Today Ben De Vere Hope was accused by his co-defendant's defence barrister of being Aamir Siddiqi's killer and of telling "deliberate lies."John Charles Rees QC said that Mr Hope was constantly changing his story even from what he had told the jury just yesterday.
Mr Rees said: "When that terrible act was committed it was you that was standing in a pool of blood. Itwas you that got blood on his shoes. It was you who ran out and left a foot mark on the top step.
"Your shoes were got rid of because your shoes were standing in that blood and because you were hit by arterial spray.That is why you lied about the shoes and got rid if them isn't it?"Mr Hope answered "No" to each allegation.
Mr Rees put it to Mr Hope that in police interviews he asked "what happens to my hands?" and told police he thought "it would all be gone by now. What with washing, scrubbing nails. Cleaning surfaceswith bleach?"
'What was it?' Mr Rees asked ''what would all be gone?" Mr Hope said it was a "hypothetical question" and not an admission."You knew they'd check your fingernails that's why you scrubbed your nails after killing Aamir Siddiqi wasn't it?" Mr Rees asked. Mr Hope replied: "it wasn't, no."
Swansea Crown Court heard Mr Hope didn't tell the police he had bought a laptop because he didn't want them knowing he'd spent a large amount of money and didn't tell police he'd taken heroin and changed his clothes because of blood stains as he doesn't like to "broadcast" that he took heroin.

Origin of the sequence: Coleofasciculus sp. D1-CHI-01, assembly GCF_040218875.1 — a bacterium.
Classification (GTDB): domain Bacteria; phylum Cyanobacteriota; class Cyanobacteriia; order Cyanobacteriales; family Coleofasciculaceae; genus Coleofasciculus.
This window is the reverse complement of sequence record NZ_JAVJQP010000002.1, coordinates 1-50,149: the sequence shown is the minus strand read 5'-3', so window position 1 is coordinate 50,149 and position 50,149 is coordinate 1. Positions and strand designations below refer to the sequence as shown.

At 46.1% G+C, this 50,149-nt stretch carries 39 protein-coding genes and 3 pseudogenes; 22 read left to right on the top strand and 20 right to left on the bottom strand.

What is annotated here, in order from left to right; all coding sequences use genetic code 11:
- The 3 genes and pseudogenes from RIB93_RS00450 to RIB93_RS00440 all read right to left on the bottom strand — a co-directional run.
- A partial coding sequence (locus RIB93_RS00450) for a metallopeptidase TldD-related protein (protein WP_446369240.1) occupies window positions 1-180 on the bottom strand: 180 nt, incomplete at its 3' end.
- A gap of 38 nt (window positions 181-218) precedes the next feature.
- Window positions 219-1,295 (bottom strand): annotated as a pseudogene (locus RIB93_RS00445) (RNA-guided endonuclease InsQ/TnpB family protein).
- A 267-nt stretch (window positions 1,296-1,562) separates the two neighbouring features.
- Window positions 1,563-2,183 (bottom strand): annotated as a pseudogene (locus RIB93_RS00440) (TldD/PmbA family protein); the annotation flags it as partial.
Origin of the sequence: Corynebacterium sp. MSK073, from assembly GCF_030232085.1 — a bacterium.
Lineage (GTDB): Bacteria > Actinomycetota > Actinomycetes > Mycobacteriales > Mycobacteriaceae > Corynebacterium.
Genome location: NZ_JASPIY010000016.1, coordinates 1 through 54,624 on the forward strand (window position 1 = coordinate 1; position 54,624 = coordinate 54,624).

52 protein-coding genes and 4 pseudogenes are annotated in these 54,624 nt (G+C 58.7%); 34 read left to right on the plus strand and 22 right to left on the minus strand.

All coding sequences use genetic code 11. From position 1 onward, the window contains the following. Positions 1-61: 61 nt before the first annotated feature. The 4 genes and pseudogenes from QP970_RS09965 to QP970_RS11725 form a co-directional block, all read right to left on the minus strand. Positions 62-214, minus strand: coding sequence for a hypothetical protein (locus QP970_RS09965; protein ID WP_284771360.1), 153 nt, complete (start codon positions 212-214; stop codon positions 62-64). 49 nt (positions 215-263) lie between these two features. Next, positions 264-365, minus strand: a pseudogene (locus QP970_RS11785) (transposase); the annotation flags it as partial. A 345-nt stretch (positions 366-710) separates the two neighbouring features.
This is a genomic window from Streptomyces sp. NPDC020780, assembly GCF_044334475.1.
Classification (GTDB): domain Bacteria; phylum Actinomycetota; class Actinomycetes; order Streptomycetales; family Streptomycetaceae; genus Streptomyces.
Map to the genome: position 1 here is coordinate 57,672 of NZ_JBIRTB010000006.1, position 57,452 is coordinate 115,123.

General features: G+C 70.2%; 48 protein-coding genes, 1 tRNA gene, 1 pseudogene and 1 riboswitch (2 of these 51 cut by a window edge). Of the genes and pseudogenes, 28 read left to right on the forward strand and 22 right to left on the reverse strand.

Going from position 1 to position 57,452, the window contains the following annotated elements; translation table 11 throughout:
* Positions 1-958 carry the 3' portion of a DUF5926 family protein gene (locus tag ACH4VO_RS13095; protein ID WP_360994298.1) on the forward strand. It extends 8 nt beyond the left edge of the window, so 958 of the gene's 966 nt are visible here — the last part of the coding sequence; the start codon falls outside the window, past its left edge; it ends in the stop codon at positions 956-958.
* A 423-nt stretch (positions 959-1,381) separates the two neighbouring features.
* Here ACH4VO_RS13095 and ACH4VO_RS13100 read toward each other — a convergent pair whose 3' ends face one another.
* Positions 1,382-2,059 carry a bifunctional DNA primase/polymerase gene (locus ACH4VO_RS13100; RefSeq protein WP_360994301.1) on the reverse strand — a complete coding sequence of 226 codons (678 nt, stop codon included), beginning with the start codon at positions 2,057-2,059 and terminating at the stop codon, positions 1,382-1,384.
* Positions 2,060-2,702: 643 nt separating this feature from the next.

When asked why he hadn't told police he was in a "drug stupor" after taking heroin, Mr Hope replied: "I wasn't expecting to be charged with murder."
Mr Hope said in police interviews that when he saw the murder of Aamir Siddiqi on the news he knew what Jason Richards had been talking about when he said "I might have killed somebody."
Mr Rees said: "Why did you say he (Mr Richards) had repeatedly stabbed somebody in the first interview if he hadn't said that to you?" "I don't recall," Mr Hope replied.
The jury has seen CCTV footage of alleged killers the day 17-year-old Aamir Siddiqi was stabbed to death at his home.
The jury at Swansea Crown Court see footage taken from 120 locations across Cardiff.
Swansea Crown Court has heard that the alleged murder of Aamir Siddiqi was a ‘contract killing’ – but the wrong person was targeted.